“When we announced at E3, we did something pretty different and we were pretty adamant about showing and letting people play it,” said the executive producer. “Instead of just announcing it, we wanted to put it in people’s hands, because we knew there were just a ton of Battlefield players and there were would be a lot of questions and skepticism. [….] And honestly, I kinda look at the feedback with a lens of these are passionate people about what the team is doing — and that’s really special to have people out there who are really invested in what the team is doing.”
“We got a ton of great feedback [from the first beta], and we got so much feedback that when we sat down as a team and look at it all, we quickly realized that we wouldn’t be able to action upon it at all with our original ship date (back in October),” said Papoutsis. “And when we realized that, we had a great conversation with Andrew Wilson (CEO of EA), and part of his vision for EA right now is to really put our players first. So once he understood that we as a team didn’t have time to action on that feedback, he and the company were very supportive in giving us more time.”
A number of these changes are both sweeping and subtle. For instance, movement is much faster, vehicles are a bit more vunerable, weapons have more weight to them and damage output has been tweaked, class and perk abilities have been tweaked for balancing, and entire gameplay modes (such as Heist) have been given revisions to find an even stronger element of fun. And now on the eve of their final beta release, Visceral Game certainly feels confident that its title has gotten ‘there’. ‘There’ being the place that all Battlefield players want the game to be. During our time with the new beta, we got the opportunity to play through several 32 player matches set across three modes, Hotwire, Heist, and Conquest.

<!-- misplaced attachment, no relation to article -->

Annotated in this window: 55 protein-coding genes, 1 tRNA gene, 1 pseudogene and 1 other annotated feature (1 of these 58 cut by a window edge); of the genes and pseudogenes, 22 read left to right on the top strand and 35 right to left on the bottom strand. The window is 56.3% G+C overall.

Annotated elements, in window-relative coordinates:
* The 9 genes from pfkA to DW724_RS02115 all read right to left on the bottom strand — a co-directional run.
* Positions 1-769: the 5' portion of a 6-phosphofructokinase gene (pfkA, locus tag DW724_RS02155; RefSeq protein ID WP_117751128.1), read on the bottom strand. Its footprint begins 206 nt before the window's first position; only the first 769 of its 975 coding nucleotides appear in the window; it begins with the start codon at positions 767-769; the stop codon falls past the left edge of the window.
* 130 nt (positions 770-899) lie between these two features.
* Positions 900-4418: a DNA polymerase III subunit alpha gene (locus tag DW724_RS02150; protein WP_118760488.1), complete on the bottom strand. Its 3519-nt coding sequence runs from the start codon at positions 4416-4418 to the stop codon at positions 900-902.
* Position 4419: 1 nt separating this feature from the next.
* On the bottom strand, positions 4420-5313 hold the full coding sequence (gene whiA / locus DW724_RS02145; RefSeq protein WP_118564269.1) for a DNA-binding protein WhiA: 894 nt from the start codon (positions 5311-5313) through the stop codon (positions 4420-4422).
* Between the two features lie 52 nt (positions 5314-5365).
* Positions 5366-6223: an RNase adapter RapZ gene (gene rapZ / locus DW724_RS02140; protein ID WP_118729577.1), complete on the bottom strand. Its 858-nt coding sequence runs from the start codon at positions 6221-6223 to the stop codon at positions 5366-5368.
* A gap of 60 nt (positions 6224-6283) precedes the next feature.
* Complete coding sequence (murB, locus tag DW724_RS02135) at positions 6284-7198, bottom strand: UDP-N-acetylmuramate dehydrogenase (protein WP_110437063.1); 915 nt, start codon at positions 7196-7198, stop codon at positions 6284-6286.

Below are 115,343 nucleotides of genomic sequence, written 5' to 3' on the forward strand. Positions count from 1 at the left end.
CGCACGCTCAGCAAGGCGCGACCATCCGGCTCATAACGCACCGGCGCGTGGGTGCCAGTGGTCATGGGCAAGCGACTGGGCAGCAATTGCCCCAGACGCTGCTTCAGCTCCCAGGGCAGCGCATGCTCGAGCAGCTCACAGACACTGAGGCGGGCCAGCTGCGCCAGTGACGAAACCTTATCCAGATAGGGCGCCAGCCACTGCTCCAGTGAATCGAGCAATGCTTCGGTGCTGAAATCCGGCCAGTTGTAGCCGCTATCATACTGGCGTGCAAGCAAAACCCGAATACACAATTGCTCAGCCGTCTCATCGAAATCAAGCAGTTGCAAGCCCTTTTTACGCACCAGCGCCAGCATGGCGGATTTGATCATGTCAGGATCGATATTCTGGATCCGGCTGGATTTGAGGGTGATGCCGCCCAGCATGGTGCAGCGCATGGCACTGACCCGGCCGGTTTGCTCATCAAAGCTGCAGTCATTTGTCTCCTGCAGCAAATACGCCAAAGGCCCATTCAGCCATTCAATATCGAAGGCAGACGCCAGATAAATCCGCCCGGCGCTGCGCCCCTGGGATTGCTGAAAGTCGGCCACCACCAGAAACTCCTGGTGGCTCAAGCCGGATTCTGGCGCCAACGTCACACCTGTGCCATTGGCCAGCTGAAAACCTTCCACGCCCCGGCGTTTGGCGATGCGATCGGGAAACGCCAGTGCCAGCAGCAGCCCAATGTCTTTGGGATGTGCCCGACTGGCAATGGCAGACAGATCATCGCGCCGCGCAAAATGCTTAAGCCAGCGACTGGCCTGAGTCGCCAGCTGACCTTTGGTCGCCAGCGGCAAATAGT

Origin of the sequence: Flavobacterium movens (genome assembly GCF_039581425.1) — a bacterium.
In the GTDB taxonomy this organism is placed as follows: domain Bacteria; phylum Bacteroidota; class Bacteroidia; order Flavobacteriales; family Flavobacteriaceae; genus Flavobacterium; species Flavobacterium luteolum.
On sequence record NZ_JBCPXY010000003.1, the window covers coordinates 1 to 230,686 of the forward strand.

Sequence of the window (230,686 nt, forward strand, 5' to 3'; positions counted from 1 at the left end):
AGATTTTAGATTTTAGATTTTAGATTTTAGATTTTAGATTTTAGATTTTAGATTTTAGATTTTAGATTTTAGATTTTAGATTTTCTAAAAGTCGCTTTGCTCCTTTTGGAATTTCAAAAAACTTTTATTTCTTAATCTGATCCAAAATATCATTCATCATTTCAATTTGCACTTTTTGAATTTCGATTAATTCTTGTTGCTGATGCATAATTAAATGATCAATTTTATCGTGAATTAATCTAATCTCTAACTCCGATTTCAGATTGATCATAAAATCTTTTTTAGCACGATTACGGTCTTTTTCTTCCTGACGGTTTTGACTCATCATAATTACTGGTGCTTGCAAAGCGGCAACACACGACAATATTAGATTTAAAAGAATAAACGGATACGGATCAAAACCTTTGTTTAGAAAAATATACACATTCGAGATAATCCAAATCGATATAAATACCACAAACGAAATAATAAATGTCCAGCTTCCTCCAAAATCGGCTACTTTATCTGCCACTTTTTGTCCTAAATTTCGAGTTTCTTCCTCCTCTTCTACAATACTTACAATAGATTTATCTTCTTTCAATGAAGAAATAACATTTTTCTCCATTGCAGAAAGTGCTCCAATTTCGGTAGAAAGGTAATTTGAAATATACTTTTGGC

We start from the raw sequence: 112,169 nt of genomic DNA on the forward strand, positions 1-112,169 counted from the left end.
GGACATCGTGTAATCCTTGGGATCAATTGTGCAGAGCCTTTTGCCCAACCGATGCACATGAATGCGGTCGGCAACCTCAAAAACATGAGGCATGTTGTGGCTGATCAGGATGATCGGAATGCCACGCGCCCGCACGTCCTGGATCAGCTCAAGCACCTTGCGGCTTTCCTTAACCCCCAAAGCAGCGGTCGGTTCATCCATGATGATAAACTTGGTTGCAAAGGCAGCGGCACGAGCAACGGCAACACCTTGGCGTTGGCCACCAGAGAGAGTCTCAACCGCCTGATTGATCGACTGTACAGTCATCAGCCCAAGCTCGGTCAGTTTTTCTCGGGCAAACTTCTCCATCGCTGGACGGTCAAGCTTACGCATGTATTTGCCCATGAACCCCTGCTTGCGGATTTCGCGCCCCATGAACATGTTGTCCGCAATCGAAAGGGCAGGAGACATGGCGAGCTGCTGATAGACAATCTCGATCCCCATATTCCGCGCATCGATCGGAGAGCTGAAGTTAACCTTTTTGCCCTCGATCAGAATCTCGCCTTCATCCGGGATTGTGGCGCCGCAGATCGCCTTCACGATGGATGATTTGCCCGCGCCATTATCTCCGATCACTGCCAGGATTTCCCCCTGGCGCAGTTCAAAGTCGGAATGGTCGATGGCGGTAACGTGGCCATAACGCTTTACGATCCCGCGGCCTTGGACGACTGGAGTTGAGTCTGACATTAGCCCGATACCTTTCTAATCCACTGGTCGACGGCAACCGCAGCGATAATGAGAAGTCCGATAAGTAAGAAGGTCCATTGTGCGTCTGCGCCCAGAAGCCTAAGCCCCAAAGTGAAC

In the four hours I had with Hardline, I found Heist and the tried and true Conquest modes to be my favorite. Like past BF games, Conquest pits players against each other on large maps as they battle for control of territories. This mode feels great with 32 players (and even better with 64), and the new style and personality that Hardline goes for really shines. Set on the Dustbowl map, which is a large desert community that occasionally gets hit with sandstorms, police were raiding the criminal’s meth operation and had to secure the territory. There’s a stronger narrative context to missions, which is something I really dug.